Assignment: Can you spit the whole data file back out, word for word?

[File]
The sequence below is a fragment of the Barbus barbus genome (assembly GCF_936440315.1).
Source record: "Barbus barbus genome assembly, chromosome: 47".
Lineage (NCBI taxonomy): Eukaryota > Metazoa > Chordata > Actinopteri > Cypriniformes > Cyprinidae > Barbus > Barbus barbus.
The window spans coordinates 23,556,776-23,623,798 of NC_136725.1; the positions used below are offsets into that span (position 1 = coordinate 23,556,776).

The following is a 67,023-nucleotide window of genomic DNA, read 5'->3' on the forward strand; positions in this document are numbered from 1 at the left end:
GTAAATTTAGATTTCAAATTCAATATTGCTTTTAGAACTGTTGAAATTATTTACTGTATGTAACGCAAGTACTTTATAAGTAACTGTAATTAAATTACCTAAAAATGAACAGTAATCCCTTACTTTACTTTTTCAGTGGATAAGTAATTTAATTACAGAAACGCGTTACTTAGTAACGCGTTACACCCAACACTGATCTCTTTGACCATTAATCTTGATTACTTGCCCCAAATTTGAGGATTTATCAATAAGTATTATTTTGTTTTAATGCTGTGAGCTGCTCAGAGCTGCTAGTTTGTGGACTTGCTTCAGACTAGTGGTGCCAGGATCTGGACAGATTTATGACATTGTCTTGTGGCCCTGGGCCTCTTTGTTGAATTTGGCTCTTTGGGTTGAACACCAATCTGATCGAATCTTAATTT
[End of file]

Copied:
The sequence below is a fragment of the Barbus barbus genome (assembly GCF_936440315.1).
Source record: "Barbus barbus genome assembly, chromosome: 47".
Lineage (NCBI taxonomy): Eukaryota > Metazoa > Chordata > Actinopteri > Cypriniformes > Cyprinidae > Barbus > Barbus barbus.
The window spans coordinates 23,556,776-23,623,798 of NC_136725.1; the positions used below are offsets into that span (position 1 = coordinate 23,556,776).

The following is a 67,023-nucleotide window of genomic DNA, read 5'->3' on the forward strand; positions in this document are numbered from 1 at the left end:
GTAAATTTAGATTTCAAATTCAATATTGCTTTTAGAACTGTTGAAATTATTTACTGTATGTAACGCAAGTACTTTATAAGTAACTGTAATTAAATTACCTAAAAATGAACAGTAATCCCTTACTTTACTTTTTCAGTGGATAAGTAATTTAATTACAGAAACGCGTTACTTAGTAACGCGTTACACCCAACACTGATCTCTTTGACCATTAATCTTGATTACTTGCCCCAAATTTGAGGATTTATCAATAAGTATTATTTTGTTTTAATGCTGTGAGCTGCTCAGAGCTGCTAGTTTGTGGACTTGCTTCAGACTAGTGGTGCCAGGATCTGGACAGATTTATGACATTGTCTTGTGGCCCTGGGCCTCTTTGTTGAATTTGGCTCTTTGGGTTGAACACCAATCTGATCGAATCTTAATTT